Prime Minister Binyamin Netanyahu dark 311 (R).
(photo credit: Avi Ohayon / GPO)
The government’s fiscal policy is not consistent with what it preaches, two
economists from the Van Leer Jerusalem Institute argued in a new position paper
They claim that Prime Minister Binyamin Netanyahu’s
opposition to raising direct taxes has led to an increase in indirect taxes that
in turn has caused more unequal distribution of income.
Spivak and Nathan Zussman submitted that Israel is in an unusual position within
the OECD, in that it focuses particularly heavily on indirect taxes, such as the
value-added tax. This indirect tax burden strikes at the government’s ability to
fulfill its aim of bridging the gaps in income distribution, they said. The
situation would likely worsen if the government carries through with a plan to
further lower direct taxes, such as income tax, they added.
their point, the authors demonstrated that in 2009 Israel collected indirect-tax
revenues to the tune of 14.49 percent of GDP, while direct-tax revenues
constituted 16.9% of GDP.
In other words, indirect-tax revenues amounted
to about 86% of direct-tax revenues, putting Israel behind only Chile, Mexico,
Turkey and South Korea among developed countries in its reliance on indirect tax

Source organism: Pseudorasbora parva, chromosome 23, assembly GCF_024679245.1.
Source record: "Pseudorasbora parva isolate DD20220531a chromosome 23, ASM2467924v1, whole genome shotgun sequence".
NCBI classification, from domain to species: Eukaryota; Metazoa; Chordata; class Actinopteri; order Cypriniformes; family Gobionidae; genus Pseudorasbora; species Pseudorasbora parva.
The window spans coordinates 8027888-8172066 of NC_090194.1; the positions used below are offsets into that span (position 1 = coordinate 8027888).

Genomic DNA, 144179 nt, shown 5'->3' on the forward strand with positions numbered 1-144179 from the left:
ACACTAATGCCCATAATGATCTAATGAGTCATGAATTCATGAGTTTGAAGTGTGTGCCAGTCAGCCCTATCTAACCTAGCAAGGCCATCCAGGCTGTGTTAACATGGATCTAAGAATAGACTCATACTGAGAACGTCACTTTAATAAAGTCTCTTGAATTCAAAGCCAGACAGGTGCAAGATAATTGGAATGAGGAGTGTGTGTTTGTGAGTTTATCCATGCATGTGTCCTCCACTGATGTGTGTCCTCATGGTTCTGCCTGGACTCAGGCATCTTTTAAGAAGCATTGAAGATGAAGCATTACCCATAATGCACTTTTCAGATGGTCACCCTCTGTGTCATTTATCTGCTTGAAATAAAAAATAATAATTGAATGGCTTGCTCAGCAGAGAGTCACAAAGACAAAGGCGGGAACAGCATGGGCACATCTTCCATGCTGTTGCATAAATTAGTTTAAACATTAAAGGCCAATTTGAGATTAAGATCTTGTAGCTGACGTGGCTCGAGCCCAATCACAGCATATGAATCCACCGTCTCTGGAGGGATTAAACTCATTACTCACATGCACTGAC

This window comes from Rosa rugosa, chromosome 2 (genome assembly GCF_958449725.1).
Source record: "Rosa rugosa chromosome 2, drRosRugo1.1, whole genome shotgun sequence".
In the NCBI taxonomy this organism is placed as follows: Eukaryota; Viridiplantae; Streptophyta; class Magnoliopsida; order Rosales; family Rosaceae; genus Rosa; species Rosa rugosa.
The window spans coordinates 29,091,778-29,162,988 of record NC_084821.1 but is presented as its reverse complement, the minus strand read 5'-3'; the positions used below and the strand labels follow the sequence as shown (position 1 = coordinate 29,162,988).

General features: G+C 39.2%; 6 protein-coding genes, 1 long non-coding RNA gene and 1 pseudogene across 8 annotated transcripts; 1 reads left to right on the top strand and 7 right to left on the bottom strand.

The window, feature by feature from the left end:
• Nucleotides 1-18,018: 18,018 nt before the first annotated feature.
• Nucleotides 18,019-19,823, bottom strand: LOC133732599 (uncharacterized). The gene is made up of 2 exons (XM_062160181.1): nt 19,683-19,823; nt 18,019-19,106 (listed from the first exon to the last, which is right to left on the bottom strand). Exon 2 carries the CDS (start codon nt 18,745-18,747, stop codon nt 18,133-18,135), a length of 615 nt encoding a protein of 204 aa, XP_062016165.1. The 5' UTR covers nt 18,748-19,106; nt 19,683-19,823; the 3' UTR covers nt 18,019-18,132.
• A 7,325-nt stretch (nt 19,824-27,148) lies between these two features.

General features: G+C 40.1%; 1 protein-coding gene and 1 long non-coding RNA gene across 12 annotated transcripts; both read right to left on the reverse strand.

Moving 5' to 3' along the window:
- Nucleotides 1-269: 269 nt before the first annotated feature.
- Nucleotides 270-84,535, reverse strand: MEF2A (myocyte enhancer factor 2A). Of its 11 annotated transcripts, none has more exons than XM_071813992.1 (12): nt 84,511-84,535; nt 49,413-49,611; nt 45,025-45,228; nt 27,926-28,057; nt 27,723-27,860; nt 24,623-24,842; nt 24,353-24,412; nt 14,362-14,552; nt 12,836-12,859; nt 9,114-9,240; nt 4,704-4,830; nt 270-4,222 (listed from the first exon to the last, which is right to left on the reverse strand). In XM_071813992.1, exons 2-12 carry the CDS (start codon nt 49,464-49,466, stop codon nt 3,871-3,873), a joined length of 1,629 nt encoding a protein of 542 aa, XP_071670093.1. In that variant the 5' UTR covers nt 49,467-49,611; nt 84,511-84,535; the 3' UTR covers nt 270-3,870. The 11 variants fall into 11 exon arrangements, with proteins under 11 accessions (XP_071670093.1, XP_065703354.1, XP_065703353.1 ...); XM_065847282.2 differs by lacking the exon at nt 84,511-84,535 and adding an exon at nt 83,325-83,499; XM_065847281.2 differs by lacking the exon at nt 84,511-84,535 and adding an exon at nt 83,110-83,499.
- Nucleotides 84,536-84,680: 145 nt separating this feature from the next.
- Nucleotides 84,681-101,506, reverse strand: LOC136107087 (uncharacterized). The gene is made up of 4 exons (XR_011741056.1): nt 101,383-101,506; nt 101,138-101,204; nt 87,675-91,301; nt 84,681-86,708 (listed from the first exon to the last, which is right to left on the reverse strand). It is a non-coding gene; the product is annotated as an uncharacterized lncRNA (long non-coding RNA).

to fund government expenditure.
In every other country to which Israel
was compared, indirect-tax revenues totaled no more than 70% of directtax
revenues. In Switzerland, Austria, Belgium and Spain that figure added up to no
more than 40%.
Part of the problem appeared to lie with the
implementation of the government’s two-year budget for 2011- 12, Spivak told The
Jerusalem Post Wednesday by phone. The unorthodox approach had caused the
government to overspend in 2011, meaning it was playing catch-up to meet its
targets the following year, he said.
“The whole idea of the two-year
budget was to create some order: ‘Here is a two-year plan, we know exactly what
will happen, there is a path, we won’t need to have arguments between political
parties again in one year’s time,’” Spivak said.
“[But] what did we get?
We got disorder.”
Spivak and Zussman presented their findings Wednesday
evening at the Van Leer Jerusalem Institute before an audience that included
Bank of Israel Deputy Governor Zvi Eckstein, Knesset Finance Committee Chairman
Moshe Gafni and Eyal Epstein, deputy director-general of the Finance Ministry’s
“I think that it’s very important that Gafni know that
there are some inconsistencies between the main aims in the government budget,”
Spivak said, added that the same message was also sent to the government last
year prior to the budget deliberations and was ignored.
“The Bank of
Israel has written similar things [too],” he said. “We are not saying anything
particularly out of the ordinary.”